08/01/04 — SBI director to speak at Night Out gathering

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SBI director to speak at Night Out gathering

By Jack Stephens
Published in News on August 1, 2004 2:07 AM

The director of the State Bureau of Investigation will open Wayne County's annual National Night Out program on Tuesday night at Herman Park.

Robin P. Pendergraft, the first woman to head the SBI, will speak soon after the 6 p.m. opening ceremonies.

The goal of the 12th annual National Night Out program is to unite law-enforcement agencies and neighborhoods and to give crime and drugs a going-away party.

Law-enforcement displays, special entertainment, information booths from organizations and free refreshments will be provided.

The program is sponsored by the Goldsboro Police Department, Wayne County Sheriff's Office and Goldsboro Housing Authority.

National Night Out has four goals -- to heighten awareness of crime and drug prevention; to generate support for, and participation in, anti-crime efforts; to strengthen neighborhood spirit and police community partnerships, and to send a message to criminals that neighborhoods are organized and fighting back.

Authorities are asking Wayne County residents to lock their doors, turn on their outdoor lights and spend an evening with neighbors and law-enforcement officials at Herman Park.

The program will begin with a welcome from Sgt. Dot Ardes, the police coordinator for Goldsboro-Wayne County Crime Stoppers; the presentation of the colors by the Police Department's Honor Guard; the singing of the national anthem by Michael Atkins, and the invocation by the Rev. Henry Parker, a Sheriff's Department chaplain.

Goldsboro Police Chief Tim Bell, Sheriff Carey Winders and Mayor Al King will follow with brief remarks.

King also has signed a proclamation declaring Tuesday as "National Night Out Day." The nationwide program, sponsored by the National Association of Town Watch, was started more than 20 years ago.

Other Wayne County public safety agencies that may participate include the Goldsboro Fire Department, Highway Patrol, Seymour Johnson Air Force Base security police, N.C. National Guard and other municipal police departments.

Ms. Pendergraft will be introduced by Dennis Honeycutt, the special agent in charge of the Northeast District. She joined the SBI in 2001 after serving as a special deputy attorney general in the law enforcement liaison section of the state Attorney General's Office. She had worked in the state Justice Department for about 14 years.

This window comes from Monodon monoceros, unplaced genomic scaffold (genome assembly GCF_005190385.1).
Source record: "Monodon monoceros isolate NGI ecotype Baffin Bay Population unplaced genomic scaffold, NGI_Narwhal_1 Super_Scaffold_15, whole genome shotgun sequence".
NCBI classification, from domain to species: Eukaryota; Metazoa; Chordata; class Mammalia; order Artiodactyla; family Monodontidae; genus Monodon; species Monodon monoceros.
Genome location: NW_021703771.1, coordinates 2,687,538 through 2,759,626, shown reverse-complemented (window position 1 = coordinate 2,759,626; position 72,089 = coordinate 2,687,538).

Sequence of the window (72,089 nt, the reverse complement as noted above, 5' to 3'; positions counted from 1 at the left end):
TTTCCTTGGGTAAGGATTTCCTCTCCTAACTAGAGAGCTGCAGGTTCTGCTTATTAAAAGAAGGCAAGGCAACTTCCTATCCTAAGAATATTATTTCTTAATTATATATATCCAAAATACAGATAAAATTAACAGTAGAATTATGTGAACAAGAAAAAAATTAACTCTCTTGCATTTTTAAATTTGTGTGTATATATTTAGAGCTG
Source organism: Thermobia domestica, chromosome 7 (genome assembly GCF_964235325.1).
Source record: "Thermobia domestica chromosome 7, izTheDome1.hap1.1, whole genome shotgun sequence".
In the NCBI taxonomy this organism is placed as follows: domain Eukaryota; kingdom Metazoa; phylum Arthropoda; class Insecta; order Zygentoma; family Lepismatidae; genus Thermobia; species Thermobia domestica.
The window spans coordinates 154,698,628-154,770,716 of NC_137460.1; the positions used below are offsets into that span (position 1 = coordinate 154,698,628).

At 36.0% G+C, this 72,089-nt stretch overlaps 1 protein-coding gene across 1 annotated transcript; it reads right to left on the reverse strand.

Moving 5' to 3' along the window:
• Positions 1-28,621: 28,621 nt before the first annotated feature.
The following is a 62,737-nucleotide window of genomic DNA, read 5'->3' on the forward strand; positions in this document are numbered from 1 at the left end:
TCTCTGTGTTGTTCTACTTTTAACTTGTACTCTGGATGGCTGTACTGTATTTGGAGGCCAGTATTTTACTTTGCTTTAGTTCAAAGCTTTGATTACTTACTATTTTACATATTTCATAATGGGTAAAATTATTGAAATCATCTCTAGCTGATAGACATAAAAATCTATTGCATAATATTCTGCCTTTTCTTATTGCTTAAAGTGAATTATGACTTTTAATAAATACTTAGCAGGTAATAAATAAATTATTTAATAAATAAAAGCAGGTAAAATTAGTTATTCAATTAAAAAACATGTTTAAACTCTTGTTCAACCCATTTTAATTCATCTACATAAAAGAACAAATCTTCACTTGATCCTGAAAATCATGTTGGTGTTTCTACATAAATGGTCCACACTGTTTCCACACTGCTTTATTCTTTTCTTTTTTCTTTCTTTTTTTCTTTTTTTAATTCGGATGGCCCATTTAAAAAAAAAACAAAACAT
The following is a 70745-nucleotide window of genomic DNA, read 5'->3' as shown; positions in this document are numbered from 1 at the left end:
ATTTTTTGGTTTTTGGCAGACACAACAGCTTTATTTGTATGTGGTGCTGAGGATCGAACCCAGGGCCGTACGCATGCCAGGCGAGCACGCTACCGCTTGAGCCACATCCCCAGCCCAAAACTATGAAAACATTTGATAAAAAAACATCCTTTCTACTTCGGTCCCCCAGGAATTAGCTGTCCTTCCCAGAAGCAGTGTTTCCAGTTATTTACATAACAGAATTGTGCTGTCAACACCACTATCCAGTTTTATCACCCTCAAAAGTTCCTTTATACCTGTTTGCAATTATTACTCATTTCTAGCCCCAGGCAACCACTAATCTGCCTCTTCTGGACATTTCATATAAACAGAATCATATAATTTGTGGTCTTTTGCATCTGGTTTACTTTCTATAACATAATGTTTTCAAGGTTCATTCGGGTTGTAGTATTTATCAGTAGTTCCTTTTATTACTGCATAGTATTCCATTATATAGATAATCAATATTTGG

Before working in the AG's office, she was a research assistant to Associate Justice J. William Copeland of the N.C. Supreme Court and then an assistant district attorney in Durham County.

Ms. Pendergraft had earned her undergraduate degree from the University of North Carolina and her law degree from Campbell University.

Following Ms. Pendergraft's speech, these entertainers are scheduled to perform: André Elliott, Cierra Harris, The Tribe of Judah, Scott and Vida Batson, Casey Sutton, the Pickle Festival Court, Jessica Cox, the Lincoln Homes Steppers and Bobby Ray Smith.

The Kiwanis Club's train also will carry passengers for free from 5:30 p.m. to about 8:30 p.m. The club also will sell refreshments from their concession stand.

This year the Eastern Wayne High School marching band will end the program with a performance at about 8:45 p.m. The Rev. Dr. Rick Cason, a police chaplain, will follow with the benediction.

The only other National Night Out program in Wayne County will be held from 6 p.m. to 9 p.m. Thursday in Pikeville. Police Chief Ken Barrett said the program will include a disc jockey, a tribute to the military, law-enforcement displays and refreshments.

Mount Olive, Fremont and Eureka have had National Night Out programs but will not have one this summer.